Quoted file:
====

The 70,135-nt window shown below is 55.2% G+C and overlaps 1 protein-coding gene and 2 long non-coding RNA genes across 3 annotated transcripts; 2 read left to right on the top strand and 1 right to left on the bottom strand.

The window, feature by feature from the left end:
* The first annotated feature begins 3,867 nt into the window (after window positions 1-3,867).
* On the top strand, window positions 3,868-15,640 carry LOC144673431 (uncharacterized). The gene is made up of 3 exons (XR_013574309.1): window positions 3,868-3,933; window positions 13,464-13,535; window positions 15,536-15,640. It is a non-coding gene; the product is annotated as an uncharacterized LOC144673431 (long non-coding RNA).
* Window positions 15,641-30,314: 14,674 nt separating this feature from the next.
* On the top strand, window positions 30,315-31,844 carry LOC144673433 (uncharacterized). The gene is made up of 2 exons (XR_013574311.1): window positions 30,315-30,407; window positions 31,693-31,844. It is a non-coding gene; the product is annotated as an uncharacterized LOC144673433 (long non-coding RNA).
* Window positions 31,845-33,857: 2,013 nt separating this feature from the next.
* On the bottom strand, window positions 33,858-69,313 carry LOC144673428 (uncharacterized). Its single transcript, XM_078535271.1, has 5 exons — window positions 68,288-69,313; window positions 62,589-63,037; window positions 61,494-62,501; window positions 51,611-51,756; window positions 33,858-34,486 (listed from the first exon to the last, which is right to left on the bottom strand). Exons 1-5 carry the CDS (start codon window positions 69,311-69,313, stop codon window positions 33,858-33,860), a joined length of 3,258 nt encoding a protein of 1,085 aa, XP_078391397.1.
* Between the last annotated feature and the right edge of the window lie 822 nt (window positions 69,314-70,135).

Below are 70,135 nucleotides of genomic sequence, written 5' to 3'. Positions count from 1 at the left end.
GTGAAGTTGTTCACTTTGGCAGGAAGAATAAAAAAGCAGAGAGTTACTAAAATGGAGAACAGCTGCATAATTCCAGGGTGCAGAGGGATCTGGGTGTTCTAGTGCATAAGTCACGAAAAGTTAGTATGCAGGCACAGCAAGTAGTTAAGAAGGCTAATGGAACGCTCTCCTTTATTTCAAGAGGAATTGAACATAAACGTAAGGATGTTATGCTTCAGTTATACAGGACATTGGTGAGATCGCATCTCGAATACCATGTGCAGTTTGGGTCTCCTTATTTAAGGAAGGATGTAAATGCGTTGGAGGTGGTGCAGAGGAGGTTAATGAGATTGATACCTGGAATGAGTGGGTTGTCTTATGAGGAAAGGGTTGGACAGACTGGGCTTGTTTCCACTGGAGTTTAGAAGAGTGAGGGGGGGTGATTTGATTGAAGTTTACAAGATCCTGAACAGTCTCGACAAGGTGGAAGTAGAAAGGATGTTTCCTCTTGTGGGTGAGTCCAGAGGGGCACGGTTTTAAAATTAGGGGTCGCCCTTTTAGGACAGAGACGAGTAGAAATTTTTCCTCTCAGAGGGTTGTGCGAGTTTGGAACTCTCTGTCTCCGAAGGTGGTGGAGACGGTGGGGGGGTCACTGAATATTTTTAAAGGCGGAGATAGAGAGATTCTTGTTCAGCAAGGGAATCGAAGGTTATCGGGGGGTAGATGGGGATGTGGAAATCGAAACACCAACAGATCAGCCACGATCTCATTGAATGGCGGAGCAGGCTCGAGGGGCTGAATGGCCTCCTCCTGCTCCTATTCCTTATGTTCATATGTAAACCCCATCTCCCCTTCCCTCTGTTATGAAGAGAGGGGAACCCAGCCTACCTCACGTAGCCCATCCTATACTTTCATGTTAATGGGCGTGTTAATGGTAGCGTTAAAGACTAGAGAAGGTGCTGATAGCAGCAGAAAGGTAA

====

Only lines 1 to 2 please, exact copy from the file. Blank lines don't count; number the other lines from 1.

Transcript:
The 70,135-nt window shown below is 55.2% G+C and overlaps 1 protein-coding gene and 2 long non-coding RNA genes across 3 annotated transcripts; 2 read left to right on the top strand and 1 right to left on the bottom strand.

The window, feature by feature from the left end: